The Red Rock Casino Resort & Spa is just 10 miles west of the Las Vegas Strip, but it might as well be a world away. Yes, there is casino gambling at the resort, but it’s not in your face (or up your nostrils). Check-in at Red Rock is the same as it would be at any upscale resort; you don’t have to battle your way through slot machines and blackjack tables to get your room key. And that, for me, is the best way to visit a gambling destination.
Even better, the resort is located on 70 acres of land amid some spectacular mountain and desert scenery. This means an abundance of great outdoor activities like horseback riding, hiking, rock climbing and biking at Red Rock Canyon, rafting at Black Canyon or kayaking at Lake Mead. When weather and winds permit, the balloon rides are glorious.
At night, from some of the rooms and suites, you can see the bright lights of the Strip, and if the need for those bright lights arises, there is complimentary shuttle service to the Strip (as well as to the airport). The architecture is classic Vegas, but with a difference: wherever possible, it incorporates natural light.
The resort is built around its “Backyard” pool, which has 19 private cabanas, a waterfall island and swim-up gaming. The layout means that the restaurants have outdoor patios, a very appealing feature when the weather is balmy.
I was able to spend a few days at the resort prior to attending a convention in downtown Las Vegas, and I looked forward to the absence of smoky rooms and the noisy machines. When I first entered my room, I took in the space, the luxurious bathroom (with soaking tub) and fine amenities—and assumed I’d been given an upgrade. Turned out, I had not. What I had was a standard room: 515 square feet, designed in a modern contemporary décor that is both classic and cool. I had not ever seen amenities like these in a standard room. No wonder Red Rock picked up the AAA Four Diamond Award when it opened and was named one of the world’s best new hotels by Condé Nast Traveler magazine.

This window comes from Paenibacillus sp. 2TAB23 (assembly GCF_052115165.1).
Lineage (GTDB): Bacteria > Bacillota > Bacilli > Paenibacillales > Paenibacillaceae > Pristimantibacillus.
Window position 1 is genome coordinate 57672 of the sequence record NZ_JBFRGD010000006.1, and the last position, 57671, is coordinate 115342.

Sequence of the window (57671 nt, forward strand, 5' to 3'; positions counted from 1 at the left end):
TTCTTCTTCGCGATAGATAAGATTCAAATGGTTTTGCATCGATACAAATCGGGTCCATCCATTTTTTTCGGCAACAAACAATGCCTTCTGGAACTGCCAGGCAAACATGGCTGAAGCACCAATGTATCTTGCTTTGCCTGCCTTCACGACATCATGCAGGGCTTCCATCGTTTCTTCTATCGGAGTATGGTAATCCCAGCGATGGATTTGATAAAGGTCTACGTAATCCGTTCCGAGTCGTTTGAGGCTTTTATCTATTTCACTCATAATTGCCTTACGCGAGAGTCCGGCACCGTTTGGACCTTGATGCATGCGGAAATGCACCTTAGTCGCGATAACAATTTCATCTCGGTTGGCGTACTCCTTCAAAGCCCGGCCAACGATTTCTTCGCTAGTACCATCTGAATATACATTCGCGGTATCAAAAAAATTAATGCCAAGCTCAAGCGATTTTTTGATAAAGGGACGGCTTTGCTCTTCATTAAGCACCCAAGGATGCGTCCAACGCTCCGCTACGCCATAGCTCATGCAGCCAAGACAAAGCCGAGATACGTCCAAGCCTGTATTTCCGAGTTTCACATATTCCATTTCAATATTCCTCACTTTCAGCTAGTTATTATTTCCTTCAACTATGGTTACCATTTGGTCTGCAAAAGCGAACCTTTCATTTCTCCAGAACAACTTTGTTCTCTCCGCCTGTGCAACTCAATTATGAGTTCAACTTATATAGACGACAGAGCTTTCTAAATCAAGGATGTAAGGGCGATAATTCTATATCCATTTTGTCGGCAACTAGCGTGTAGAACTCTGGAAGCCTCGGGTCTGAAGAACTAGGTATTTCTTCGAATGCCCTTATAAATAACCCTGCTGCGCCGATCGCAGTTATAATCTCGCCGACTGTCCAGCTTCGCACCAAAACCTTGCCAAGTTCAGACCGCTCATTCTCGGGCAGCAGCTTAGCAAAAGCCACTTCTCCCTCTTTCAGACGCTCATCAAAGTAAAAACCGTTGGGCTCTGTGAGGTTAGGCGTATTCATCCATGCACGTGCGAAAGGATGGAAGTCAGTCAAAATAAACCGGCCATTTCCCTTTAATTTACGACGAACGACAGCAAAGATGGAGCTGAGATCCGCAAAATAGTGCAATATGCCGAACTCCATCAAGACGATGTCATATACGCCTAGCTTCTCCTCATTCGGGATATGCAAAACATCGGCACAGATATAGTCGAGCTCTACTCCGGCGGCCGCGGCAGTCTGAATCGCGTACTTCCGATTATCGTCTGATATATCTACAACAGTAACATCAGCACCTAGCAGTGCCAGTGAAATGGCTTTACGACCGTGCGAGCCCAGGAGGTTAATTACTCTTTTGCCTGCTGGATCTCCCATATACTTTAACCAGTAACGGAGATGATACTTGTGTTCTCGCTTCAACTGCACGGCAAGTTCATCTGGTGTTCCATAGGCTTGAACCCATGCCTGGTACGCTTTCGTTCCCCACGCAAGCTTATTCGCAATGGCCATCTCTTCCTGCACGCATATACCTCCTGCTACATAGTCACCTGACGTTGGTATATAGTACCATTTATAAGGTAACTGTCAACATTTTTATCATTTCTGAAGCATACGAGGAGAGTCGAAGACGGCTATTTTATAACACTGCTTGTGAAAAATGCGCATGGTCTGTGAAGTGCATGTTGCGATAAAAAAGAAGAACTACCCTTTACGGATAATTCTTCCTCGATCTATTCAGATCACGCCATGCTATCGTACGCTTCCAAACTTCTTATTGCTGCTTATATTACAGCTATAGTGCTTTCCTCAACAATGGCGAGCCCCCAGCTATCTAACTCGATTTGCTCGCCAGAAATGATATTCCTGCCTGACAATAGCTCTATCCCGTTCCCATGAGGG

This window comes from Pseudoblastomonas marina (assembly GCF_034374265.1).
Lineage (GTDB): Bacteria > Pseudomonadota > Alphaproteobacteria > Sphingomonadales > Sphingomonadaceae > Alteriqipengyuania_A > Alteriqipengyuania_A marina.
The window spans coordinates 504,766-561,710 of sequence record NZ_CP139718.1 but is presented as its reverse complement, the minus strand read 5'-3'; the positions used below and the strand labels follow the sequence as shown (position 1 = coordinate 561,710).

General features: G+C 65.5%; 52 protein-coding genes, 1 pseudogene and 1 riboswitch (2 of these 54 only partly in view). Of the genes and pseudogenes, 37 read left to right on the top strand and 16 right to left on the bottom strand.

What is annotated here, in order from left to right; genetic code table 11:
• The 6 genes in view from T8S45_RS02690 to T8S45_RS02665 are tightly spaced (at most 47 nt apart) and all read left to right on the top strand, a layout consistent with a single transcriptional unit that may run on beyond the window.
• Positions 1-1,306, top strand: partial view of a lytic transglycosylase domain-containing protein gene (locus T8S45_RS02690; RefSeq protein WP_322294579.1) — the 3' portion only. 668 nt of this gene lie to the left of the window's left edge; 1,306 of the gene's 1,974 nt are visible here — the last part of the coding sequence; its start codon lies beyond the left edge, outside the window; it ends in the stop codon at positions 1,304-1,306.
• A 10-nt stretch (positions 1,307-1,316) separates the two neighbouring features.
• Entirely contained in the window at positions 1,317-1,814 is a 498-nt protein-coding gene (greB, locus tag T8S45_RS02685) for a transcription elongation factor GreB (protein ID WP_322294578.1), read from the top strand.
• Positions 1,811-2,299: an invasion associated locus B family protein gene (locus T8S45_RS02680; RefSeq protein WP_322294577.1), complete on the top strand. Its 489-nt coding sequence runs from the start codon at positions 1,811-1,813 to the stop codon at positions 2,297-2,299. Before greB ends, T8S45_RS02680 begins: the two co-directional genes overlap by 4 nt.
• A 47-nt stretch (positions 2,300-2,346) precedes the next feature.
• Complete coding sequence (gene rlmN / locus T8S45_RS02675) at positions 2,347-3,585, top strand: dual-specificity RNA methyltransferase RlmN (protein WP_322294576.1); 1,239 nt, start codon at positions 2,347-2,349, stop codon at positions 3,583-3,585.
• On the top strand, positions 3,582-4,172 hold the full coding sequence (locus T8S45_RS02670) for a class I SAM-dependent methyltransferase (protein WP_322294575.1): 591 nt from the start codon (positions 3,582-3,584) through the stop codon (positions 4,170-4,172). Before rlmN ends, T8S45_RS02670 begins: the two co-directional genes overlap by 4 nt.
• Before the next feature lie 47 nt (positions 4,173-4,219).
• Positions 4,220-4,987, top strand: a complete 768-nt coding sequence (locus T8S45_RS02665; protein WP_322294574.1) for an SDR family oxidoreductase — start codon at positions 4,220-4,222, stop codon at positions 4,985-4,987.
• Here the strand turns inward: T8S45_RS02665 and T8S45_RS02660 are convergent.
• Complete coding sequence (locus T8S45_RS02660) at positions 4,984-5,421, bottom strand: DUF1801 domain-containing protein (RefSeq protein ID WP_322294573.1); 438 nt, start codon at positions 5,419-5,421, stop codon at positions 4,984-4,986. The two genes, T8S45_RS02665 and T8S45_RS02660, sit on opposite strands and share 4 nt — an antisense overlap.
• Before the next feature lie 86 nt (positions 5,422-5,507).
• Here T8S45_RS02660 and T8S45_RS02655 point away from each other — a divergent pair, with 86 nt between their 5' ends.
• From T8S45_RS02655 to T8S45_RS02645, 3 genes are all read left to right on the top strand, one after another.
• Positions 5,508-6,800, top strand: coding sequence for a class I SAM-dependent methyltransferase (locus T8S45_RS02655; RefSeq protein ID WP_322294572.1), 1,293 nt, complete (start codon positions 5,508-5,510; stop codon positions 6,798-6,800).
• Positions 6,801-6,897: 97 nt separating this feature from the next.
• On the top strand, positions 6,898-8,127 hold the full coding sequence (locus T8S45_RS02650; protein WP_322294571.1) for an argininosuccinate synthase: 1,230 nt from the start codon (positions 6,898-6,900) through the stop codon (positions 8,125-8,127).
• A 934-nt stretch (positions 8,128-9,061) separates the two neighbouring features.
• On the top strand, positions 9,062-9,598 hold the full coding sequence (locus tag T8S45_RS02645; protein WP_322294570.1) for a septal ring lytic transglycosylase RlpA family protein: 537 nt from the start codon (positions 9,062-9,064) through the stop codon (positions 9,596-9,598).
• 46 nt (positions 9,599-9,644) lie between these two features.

Later, I saw some of the resort’s actual luxury accommodations, starting with the Signature Suites, which range in size from 1,030 to 2,065 square feet and have living rooms, wet bars and dining areas incorporating full-size tables—making the spaces perfect for family groups or for entertaining guests.
Next came The Villas, over-the-top accommodations measuring from 2,575 to 3,090 square feet of pure Vegas luxury that includes private patios and pools.
And for high rollers and guests willing to spend $10,000 a night, Red Rock has what is probably the most eye-popping accommodation in Vegas: the One-Eighty suite, a 7,500-square-foot, two-bedroom suite with dazzling views of both the Las Vegas Strip and Red Rock Canyon National Conservation Area. The black marble entry sets the tone for this fantasy suite where everything is way, way, over the top. The living area has a massive round rotating couch, a full bar with seating for four, a dining table that seats 10, a pool table–and bedrooms fitted out with the best of everything, from linens to technology to fireplaces. Outdoors is a huge private patio with an equally huge Jacuzzi® tub.
Red Rock also offers many rooms and suites that conform to ADA guidelines and include lower closet shelves, grab bars in the bathroom water closets, lower-placed peepholes, wheelchair accessible vanities and bathroom amenities (makeup mirrors) installed at ADA height.